so that may give you an idea of what life is like out here.  it doesn’t convey—because words simply couldn’t—the overwhelming awe that this whole operation inspires, with its smooth running amid extremely advanced technology, innate expertise of those involved, and easy camaraderie among scientists and crew alike.  it is an incredible privilege to be here, and photos like these, that can almost convey the magic of seeing these animals alive, will serve as a reminder for me (long after we’ve returned to the shore) of this wonderous week.


i vant to suck… a dead jellyfish


today we saw one of the holy grails of deep-sea cephalopod research: the vampire squid, Vampyroteuthis infernalis.  this animal is a living fossil, sole occupant of its entire taxonomic order (Vampyromorpha), and has changed very little in millions of years, still possessing many of the traits that ancestral octopuses and squid would have had.  it lives in the oxygen minimum zone (one of the few cephalopods to spend most of its time there with apparent success) and has recently been shown to be the only known cephalopod detritivore (eating mostly marine snow, the bits of organic stuff that rain down from shallower waters), making a small mockery of its name. it also has some very interesting defensive behaviors, which you can watch here.

the one we saw was at about 800m, and fully grown, about the size of a large grapefruit.  but i should say, the first one we saw, because a half hour later we saw a second!  these were the first sightings of this species in the monterey canyon in about a year and a half, and here were two of them.  what’s more, the second one was a baby, which was apparent not only from its size, but its second pair of fins.  baby vampires (how many people will find this post accidentally by googling that phrase, i wonder) first grow a pair of fins right at the end of the mantle, which they flap in a similar pattern to a swimmer doing elementary backstroke.  then they grow a second pair of fins closer to the head, which they flap in the more standard up-and-down motion, but for a short while they have both pairs at the same time (see here for more info on the transition), and this one was in that ‘puberty’ stage.  and mighty cute it was, too.

you may remember that we also encountered vampire squid on the mid-atlantic ridge in 2009. that was pretty cool, but they were small and in poor shape after being trawled from the depths.  in contrast, the sighting today (a good ten minutes of beautiful, clear video footage) ranks as a lifetime highlight.  thanks for showing yourselves, little vampires who aren’t really!

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whoa, mama!

everything we see out here is fairly incredible, but this morning we saw something especially cool: a mother gonatid squid brooding her eggs.  this behavior was first reported in 2006 and it made quite a splash, since extremely little is known about reproduction and egg-laying in deep-sea squid. shallow-water squid tend to lay egg ‘mops’ with several hundred fingers of a few large eggs (jellybean sized), attached to the bottom, or to kelp, but the egg masses of open-water squids are virtually unknown, and those that have been reported seem to be large, free-floating masses of different shapes (like this 2m-diameter ball for Nototodarus, a commercial species in nz, or these strange coils—a bit like the water tentacle from the abyss!—for the diamond-back squid, Thysanoteuthis). so observing female squid carrying the eggs in their arms was pretty sensational, never mind the fact that these eggs were laid in a single large sheet, infused with ink, which the mother likely holds for months (until they hatch like baby stars—watch the video! it’s worth it).  during brooding she waves the sheet gently to keep fresh aerated water flowing over it, and she likely does not eat again once the eggs have been laid, since her mouth is behind the egg mass.  spawning is the final life event for almost all cephalopods, so once the eggs are out, the end is nigh, but how nigh is one of the still-unknown pieces of information, especially for brooders.  in any case, we were extremely lucky to see her, and although the frame grabs are again of lower quality than i’d like, you’ll get the idea.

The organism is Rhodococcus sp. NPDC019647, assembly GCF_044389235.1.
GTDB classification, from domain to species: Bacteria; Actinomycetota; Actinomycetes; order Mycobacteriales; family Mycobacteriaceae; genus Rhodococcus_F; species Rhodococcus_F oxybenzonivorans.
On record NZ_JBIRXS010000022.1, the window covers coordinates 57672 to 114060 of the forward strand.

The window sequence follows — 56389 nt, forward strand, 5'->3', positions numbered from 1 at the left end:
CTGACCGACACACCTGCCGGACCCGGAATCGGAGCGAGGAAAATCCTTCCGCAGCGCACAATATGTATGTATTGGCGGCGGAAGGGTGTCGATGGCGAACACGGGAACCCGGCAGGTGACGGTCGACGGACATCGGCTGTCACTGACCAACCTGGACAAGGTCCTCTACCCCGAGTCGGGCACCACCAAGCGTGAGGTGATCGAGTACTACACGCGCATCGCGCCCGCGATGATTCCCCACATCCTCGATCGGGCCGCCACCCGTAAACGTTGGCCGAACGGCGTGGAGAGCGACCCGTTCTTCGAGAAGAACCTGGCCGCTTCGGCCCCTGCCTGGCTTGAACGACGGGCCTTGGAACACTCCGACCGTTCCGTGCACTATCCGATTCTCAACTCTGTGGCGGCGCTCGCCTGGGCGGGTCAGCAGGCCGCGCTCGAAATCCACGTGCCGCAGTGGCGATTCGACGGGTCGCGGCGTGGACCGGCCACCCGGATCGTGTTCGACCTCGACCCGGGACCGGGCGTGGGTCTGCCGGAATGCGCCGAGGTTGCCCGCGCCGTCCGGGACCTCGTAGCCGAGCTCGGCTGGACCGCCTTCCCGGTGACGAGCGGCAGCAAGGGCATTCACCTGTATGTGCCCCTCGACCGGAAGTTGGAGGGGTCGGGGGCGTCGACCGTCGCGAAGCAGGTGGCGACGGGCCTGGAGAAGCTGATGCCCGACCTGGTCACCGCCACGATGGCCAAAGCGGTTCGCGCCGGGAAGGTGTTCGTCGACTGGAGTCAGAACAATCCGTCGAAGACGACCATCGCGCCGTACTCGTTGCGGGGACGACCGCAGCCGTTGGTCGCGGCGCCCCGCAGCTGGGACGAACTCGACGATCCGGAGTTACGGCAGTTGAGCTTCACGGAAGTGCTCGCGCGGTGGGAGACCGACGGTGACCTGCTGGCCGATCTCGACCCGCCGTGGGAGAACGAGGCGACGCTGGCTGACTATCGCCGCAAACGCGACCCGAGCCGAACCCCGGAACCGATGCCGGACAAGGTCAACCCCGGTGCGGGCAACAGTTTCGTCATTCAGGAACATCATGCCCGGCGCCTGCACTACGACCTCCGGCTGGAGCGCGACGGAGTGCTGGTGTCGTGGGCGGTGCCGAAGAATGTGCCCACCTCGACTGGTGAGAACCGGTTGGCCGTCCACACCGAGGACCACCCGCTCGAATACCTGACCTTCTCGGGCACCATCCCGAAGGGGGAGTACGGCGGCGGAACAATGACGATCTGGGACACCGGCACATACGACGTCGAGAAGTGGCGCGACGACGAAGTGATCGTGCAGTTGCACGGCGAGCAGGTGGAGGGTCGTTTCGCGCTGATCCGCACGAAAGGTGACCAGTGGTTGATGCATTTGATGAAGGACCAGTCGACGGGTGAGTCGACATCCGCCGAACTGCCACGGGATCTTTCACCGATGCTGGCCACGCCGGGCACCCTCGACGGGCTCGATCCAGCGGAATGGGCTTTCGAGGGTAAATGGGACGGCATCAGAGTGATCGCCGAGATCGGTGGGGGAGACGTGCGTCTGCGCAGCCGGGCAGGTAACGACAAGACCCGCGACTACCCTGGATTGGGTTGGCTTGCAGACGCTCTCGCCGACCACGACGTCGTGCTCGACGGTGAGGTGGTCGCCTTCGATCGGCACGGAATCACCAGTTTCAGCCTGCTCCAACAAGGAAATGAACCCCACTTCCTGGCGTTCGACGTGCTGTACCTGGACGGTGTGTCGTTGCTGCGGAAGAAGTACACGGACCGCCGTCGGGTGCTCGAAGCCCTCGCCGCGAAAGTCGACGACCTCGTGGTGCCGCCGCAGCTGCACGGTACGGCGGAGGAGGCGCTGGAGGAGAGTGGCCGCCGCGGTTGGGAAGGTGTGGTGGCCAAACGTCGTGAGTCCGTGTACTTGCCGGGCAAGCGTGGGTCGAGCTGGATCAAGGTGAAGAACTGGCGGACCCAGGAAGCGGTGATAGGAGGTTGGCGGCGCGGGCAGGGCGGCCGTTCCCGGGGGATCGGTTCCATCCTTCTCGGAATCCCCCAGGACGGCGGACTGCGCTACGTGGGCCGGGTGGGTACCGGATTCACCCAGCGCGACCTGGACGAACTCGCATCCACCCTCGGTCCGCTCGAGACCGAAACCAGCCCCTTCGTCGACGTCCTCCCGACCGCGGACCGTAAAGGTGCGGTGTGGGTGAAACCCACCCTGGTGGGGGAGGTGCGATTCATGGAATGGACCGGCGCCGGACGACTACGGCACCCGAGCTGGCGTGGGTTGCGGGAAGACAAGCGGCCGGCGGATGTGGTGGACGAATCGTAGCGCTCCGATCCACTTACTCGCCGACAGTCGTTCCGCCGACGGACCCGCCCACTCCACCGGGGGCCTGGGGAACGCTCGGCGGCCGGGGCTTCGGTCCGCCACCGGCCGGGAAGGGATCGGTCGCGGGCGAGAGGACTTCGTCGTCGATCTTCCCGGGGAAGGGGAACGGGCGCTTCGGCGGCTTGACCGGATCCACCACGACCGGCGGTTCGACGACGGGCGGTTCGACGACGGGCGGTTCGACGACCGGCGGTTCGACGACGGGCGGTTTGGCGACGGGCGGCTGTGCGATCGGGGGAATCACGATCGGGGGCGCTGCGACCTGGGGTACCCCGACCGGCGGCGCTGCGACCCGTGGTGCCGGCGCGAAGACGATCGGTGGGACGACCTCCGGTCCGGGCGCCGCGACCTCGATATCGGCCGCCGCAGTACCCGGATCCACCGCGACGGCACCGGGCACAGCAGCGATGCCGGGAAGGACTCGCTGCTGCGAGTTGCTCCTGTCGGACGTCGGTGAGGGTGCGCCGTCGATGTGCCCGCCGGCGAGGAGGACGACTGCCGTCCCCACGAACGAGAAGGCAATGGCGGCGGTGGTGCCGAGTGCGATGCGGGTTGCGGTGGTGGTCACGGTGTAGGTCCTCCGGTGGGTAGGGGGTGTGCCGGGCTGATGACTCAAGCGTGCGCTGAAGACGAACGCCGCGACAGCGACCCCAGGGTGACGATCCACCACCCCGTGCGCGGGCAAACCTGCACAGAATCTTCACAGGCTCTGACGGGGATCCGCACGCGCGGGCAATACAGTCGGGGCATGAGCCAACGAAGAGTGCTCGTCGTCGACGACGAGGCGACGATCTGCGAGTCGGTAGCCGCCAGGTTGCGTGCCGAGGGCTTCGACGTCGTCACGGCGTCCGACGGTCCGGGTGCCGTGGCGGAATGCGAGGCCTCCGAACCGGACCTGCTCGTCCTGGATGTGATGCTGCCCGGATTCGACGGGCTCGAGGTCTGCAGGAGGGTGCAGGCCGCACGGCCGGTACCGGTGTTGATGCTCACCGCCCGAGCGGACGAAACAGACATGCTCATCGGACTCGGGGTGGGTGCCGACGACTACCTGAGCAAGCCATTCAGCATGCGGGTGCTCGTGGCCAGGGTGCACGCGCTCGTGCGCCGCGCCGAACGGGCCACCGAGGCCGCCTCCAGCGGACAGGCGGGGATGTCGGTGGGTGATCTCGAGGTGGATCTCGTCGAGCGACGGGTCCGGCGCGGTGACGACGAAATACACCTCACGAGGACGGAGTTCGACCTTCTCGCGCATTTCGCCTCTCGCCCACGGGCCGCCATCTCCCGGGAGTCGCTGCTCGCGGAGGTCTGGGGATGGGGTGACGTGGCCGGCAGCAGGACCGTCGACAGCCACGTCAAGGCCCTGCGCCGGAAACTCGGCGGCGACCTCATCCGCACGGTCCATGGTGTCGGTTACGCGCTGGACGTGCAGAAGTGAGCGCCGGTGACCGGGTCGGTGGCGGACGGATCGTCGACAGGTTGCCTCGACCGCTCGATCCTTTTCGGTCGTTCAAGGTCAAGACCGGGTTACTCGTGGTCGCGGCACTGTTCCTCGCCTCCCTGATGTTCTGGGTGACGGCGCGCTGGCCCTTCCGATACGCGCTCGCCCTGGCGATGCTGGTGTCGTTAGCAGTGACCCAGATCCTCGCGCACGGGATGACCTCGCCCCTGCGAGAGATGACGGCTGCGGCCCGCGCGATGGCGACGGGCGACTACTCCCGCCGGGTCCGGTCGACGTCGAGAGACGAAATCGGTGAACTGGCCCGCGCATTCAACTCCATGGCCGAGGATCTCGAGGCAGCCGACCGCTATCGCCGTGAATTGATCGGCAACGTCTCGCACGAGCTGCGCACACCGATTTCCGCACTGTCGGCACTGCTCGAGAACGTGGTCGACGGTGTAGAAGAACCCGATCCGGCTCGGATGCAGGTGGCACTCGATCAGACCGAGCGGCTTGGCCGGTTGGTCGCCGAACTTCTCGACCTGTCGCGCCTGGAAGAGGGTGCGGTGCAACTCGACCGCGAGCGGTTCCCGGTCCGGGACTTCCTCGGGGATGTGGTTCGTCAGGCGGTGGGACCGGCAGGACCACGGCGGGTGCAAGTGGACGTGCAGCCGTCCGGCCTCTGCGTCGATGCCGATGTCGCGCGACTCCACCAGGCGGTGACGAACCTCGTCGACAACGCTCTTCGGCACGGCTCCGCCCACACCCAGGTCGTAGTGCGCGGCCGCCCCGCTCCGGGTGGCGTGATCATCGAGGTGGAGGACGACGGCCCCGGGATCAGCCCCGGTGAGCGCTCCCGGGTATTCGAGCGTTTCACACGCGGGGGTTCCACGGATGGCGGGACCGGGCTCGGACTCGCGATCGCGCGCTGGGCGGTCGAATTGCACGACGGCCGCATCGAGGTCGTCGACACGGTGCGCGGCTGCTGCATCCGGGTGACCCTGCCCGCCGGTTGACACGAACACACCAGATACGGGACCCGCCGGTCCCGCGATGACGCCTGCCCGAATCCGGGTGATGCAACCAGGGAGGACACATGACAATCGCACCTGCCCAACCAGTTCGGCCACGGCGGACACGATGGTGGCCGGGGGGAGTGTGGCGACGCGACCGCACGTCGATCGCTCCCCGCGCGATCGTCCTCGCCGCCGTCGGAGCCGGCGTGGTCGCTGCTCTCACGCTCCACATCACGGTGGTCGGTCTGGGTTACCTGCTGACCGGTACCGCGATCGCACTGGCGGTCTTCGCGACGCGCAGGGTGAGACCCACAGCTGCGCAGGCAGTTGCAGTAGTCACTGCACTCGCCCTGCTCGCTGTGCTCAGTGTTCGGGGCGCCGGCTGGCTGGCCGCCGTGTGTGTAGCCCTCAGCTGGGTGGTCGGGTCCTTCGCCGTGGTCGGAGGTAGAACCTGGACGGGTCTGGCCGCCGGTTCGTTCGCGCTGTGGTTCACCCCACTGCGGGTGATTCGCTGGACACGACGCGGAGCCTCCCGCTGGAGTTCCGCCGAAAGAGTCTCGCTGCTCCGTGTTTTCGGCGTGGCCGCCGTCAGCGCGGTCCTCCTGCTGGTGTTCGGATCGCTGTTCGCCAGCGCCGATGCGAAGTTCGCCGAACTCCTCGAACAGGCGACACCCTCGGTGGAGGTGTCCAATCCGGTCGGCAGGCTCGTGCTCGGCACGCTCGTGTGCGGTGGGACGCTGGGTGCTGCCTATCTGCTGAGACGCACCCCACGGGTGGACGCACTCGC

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in control

control room

today was another deep-diving day.  we went back down to about 2800m to retrieve the respirometry system deployed yesterday, and spent a bit of time looking around down there for a variety of things, mostly crustaceans.  on the way back up, i got my first chance to ‘drive’ the camera: the pilot controls the ROV, but the camera driver is in charge of spotting interesting things, calling out when to stop, and focusing on them.  during my time in The Chair, we didn’t see any squid, but we did see many beautiful Lampocteis comb-jellies (a kind of ctenophore), which are about the size of a fist, a dark blood-red color, and they have strips of cilia along the sides that ripple and refract the ROV’s lights prismatically, sending brilliant flashing rainbows along their sides.  you can see more photos here, but no still photo does it justice.  we also ran across a stunning Tomopteris polychaete worm (go look!).

these images are screen grabs from my little video camera, which was filming the live on-screen video feed of a couple of cephs we saw yesterday.  they aren’t as clear as the nice shots i get in the lab, but they’ll give you a feel for how the animals look when we encounter them at home in the deep blue sea.

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further into the deep